∆ Jackson

Closing the Teach For America Blogging Gap
Apr 01 2013

An Open Letter to My High School Physics Teacher

Yesterday, I was told that my high school Physics teacher, Mr. Wertz, had terminal liver cancer.  I was in the process of writing him a letter last night to send him and let him know how much he inspired me.

Then my best friend called me and told me he passed away today.  So here is my open letter to Mr. Wertz.  Maybe he will never see it, but others will know what a great teacher he was.

Dear Mr. Wertz,

I never would have thought, nearly six years after graduating high school that I would find myself as a high school Physics teacher.  Maybe in part, because when I was a junior in high school and considering going into teaching you made me look you in the eye and you said to me, “Do not become a teacher.  Seriously.  Never become a teacher.”  I am almost 100% positive those were you exact words.  I am sure that you smelled like stale cigarettes and I am sure that I laughed and said okay.

Fast forward to June 2012 when I visited you as a fresh-out-of-college graduate with a Bachelor of Architecture.  I waltzed into you classroom and informed you that I had accepted a full time position teaching Physics and Physical Science in the Mississippi Delta corps.

You said to me, “WHAT?!”

I laughed.

You said, “WHAT did I tell you?”

I replied, “You told me never to become a teacher.”

And then you pretended to me mad and frustrated and stuttered around to show how shocked you were, but I could tell you were smiling a little and I am pretty sure you sounded proud of me as we continued our conversation about life over the past few years and my future of teaching.

Now, more than 3/4 of the way through my first year as a teacher, I have to thank you.  Thank you for always holding rigorous and high expectations of us as students and learners.  Thank you for expecting nothing but the best.  Thank you for requiring me to write extremely detailed and specific answers in complete sentences for every single homework assignment I turned in each Friday.  These are all things I have brought into my own teaching.  When a student asks me, “Does this need to be in complete sentences?”  my answer is always yes and then I add, “Don’t use ‘it’ or ‘that’ either.  Be specific!! Use equations to back up your answers!!”

Thank you for teaching me how to set up a problem in Physics.  Your method of problem solving with the variable list on the right, equation and math on the left, and answer in a box has traveled all the way from South Central rural Pennsylvania to Jackson, Mississippi.  One hundred and thirty seven students in Jackson know that if they do not set up their problem this way, Ms K will not accept it.  I expect no less of them than you expected of me.

Thank you, Mr. Wertz, for letting me write all over that super old and falling apart AP Physics book junior year since you knew we were getting new ones the year after.  Thank you for “forgetting” to collect the old books when we came back senior year after doing our summer break assignments and you passed out the new books.  I still have mine.  I used it to study for my PRAXIS and I use it as a reference for teaching my Physics kids when I want to go a little more in depth than their Physics book goes.  It never fails me.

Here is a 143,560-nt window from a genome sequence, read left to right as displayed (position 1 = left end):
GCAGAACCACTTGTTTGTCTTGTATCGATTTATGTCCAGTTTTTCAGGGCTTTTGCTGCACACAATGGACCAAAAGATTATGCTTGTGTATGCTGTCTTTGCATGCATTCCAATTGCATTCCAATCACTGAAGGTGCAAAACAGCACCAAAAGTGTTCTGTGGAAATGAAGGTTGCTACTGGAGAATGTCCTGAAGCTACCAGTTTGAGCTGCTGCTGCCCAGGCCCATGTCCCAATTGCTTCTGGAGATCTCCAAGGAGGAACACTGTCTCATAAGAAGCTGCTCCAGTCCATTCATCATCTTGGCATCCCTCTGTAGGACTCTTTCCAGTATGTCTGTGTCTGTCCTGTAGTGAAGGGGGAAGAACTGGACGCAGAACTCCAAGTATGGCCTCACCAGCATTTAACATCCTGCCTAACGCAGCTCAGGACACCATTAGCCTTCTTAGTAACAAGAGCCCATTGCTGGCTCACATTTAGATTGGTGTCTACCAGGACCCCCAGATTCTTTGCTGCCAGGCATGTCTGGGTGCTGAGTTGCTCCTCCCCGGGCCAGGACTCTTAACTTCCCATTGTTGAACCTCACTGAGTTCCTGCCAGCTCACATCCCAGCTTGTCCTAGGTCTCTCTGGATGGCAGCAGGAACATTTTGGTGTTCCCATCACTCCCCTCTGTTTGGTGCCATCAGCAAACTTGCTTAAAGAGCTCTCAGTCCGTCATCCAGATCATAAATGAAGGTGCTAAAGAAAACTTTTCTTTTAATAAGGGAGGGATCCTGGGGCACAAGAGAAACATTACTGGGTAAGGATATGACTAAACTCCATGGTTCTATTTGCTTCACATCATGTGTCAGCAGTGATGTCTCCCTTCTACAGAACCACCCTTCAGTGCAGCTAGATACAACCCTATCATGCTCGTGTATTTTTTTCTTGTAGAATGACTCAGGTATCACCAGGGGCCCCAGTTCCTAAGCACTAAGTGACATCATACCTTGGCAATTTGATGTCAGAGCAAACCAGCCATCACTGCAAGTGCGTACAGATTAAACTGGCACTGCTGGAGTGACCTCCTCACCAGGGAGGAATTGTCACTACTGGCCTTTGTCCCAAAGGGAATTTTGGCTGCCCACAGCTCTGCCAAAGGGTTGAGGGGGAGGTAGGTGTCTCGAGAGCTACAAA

Thank you for inspiring me to love Physics.  I never would have become interested in architecture if it had not been for your AP Physics class.  And I certainly would never have agreed to teach Physics if you had not planted that love for Physics inside of me many years ago.  Sometimes we do a really cool experiment in class and I get all giddy and excited and go on and on about how much I love Physics and how cool Physics is and my kids look at me like I’m a little crazy, and that’s all thanks to you.

Thank you for giving us the perfect balance between helping us out when we were having trouble and letting us figure it out on our own.  I remember one time I worked literally ALL CLASS on one problem and I could NOT figure it out.  I probably asked you a thousand times to just show it to me, but you wouldn’t.  At the end of class, you handed me a folded up sheet of paper that didn’t have the answer on it, but it had the piece that I was missing.  The light bulb went on and all of the sudden, it made sense and I was able to solve the problem.  I learned much more through that continuous failure than I would have if you had given in the first, second, third, or twentieth time that I begged you to just show me the answer.

Thank you for being there everyday, no matter how frustrating we were.  And I KNOW we were sometimes a handful.  I remember how you used to brag that the only day of school you ever missed was for the Hershey Park Physics Day field trip.  Then one day senior year you missed a day and as we sat there with a substitute, working in our groups, we laughed about how you broke that promise you always made every year.  When you came in the next day, we were all over you about it.  “Mr. Wertz, I thought you never missed a day except for Hershey Park.”  You looked over from your desk and raised one eyebrow.  “My mother died,” was all you said.  You said it like a challenge.  Foot.In.Mouth.  Missy wanted to bake you an “I’m sorry” cake.